3. Pogonatum pensilvanicum (Hedwig) P. Beauvois, Mém. Soc. Linn. Paris. 1: 461. 1823.
Polytrichum pensilvanicum Hedwig, Sp. Musc. Frond., 96, plate 21, figs. 1-6. 1801; Pogonatum brevicaule (Bridel) P. Beauvois; P. tenue Rau & Hervey
Plants small, dull and brownish, scattered on a bright green protonema. Stems 0.2-0.6 cm. Leaves 2-4 mm, when dry loosely sheathing at the base, the blade narrow, curved and often hooked at the tips, erect-spreading and almost straight when moist; sheath oblong to oblong-ovate, in leaves near the base of the shoot abruptly contracted to the blade, in distal leaves more gradually tapering, not hyaline-margined, with a narrow strip of incrassate cells at the shoulders; blade narrowly lanceolate to linear, slenderly acuminate, ending in a short point; marginal lamina ± plane, variable in width, 1-stratose, irregularly notched-dentate or at times almost entire; costa smooth or weakly toothed abaxially near the tip; lamellae 11-16, entire in profile, 4-8 cells high, the marginal cells larger and rounded in section, single or in pairs, smooth; sheath cells short-rectangular; cells of lamina 10-12 µm, subquadrate to irregular. Seta 1-3.5 cm, reddish. Capsule 2.5-4 mm, erect or nearly so, sometimes indistinctly angled; exothecium scabrous, the cells short-rectangular, thick-walled; operculum obliquely rostrate; peristome 190-220 µm, divided to 0.8. Spores 9-12 µm.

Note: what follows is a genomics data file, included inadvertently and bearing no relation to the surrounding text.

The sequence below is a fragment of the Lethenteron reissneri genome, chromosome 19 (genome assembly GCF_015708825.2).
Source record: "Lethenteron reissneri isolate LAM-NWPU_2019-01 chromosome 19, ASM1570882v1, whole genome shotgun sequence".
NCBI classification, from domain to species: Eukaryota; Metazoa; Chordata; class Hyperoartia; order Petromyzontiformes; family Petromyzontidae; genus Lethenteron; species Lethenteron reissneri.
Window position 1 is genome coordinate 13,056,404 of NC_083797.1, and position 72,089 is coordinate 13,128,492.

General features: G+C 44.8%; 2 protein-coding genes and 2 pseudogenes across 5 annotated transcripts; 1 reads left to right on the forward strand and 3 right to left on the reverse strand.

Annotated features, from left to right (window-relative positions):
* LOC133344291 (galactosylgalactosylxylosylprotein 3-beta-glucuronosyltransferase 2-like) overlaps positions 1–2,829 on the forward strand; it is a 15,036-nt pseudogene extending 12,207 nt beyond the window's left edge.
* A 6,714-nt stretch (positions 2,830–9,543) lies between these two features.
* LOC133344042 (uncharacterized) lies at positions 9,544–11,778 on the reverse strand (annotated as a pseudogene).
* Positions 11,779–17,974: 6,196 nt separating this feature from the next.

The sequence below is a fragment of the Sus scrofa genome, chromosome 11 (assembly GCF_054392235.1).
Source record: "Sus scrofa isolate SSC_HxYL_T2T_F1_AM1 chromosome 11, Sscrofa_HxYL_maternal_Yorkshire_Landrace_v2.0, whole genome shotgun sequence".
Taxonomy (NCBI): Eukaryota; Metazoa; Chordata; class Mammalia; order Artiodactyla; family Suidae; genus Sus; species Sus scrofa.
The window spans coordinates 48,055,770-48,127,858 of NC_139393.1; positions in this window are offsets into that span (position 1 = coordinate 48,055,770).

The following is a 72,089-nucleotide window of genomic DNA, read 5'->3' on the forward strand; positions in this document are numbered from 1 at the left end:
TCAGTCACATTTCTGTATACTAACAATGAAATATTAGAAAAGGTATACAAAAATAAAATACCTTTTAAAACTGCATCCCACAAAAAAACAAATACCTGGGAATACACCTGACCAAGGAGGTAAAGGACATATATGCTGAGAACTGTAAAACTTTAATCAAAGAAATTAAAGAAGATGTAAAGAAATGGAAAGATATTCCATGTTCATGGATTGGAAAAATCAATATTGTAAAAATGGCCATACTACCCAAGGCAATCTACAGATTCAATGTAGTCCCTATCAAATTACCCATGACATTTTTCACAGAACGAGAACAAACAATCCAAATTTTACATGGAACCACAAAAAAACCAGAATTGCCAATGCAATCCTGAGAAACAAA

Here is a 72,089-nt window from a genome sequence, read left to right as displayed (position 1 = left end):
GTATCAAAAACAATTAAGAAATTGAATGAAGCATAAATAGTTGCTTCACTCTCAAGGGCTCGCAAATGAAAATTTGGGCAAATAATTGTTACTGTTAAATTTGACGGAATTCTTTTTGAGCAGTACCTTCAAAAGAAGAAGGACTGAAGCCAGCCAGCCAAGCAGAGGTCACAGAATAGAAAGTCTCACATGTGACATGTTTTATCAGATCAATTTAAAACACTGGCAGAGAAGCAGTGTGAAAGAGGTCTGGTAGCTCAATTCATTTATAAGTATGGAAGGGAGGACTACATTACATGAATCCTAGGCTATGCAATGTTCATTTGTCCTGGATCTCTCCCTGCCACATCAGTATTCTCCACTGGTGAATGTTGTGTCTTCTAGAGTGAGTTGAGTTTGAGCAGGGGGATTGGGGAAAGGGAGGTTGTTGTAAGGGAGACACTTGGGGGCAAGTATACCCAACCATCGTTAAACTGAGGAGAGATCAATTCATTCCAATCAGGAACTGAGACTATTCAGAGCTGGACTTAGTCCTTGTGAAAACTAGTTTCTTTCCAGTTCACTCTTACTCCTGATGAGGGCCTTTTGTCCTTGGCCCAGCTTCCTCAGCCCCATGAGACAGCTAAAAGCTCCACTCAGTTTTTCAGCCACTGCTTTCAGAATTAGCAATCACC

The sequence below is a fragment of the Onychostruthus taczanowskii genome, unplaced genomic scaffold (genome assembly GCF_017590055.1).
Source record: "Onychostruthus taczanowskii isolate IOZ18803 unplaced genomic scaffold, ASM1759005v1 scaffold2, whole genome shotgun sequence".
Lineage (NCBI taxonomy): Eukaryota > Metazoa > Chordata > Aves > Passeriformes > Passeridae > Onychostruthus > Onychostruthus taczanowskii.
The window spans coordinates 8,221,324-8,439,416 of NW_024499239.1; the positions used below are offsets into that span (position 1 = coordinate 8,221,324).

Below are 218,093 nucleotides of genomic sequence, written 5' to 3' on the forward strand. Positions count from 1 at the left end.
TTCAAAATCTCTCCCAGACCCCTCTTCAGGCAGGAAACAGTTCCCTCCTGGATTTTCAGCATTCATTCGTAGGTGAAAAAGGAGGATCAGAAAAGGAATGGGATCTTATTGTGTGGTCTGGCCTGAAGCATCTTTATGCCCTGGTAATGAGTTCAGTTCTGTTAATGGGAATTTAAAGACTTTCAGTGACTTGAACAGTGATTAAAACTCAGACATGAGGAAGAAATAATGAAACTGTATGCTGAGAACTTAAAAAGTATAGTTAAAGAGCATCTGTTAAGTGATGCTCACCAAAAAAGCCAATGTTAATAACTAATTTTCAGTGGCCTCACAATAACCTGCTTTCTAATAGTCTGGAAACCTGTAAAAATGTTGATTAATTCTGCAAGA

Pioneer on steep banks of moist clay or silt; low to moderate elevations; N.B., Nfld. and Labr. (Nfld.), N.S., Ont., P.E.I., Que.; Ala., Ark., Conn., Del., Ill., Ind., Iowa, Fla., Kans., Ky., La., Maine, Mo., N.H., N.J., N.Y., Ohio, Okla., Pa., Tenn., Tex., Vt., Va., W.Va.; Mexico; West Indies.
Pogonatum pensilvanicum is widespread in eastern North America. It differs from P. brachyphyllum by the more slender, membranous leaves with irregularly dentate margins and fewer lamellae. The marginal cells of the lamellae are typically in pairs, and they may “bulge out and proliferate, giving rise to masses of what apparently are gemmae” (G. E. Nichols 1937). The calyptra is dirty white and stands out in contrast to the bright emerald-green protonema. When taken up, the texture of the protonemal mat is firm and often quite rubbery. Specimens with more regularly dentate leaf margins are sometimes distinguished as var. torreyanum (Bridel) Paris. Pogonatum pensilvanicum has been reported from South America.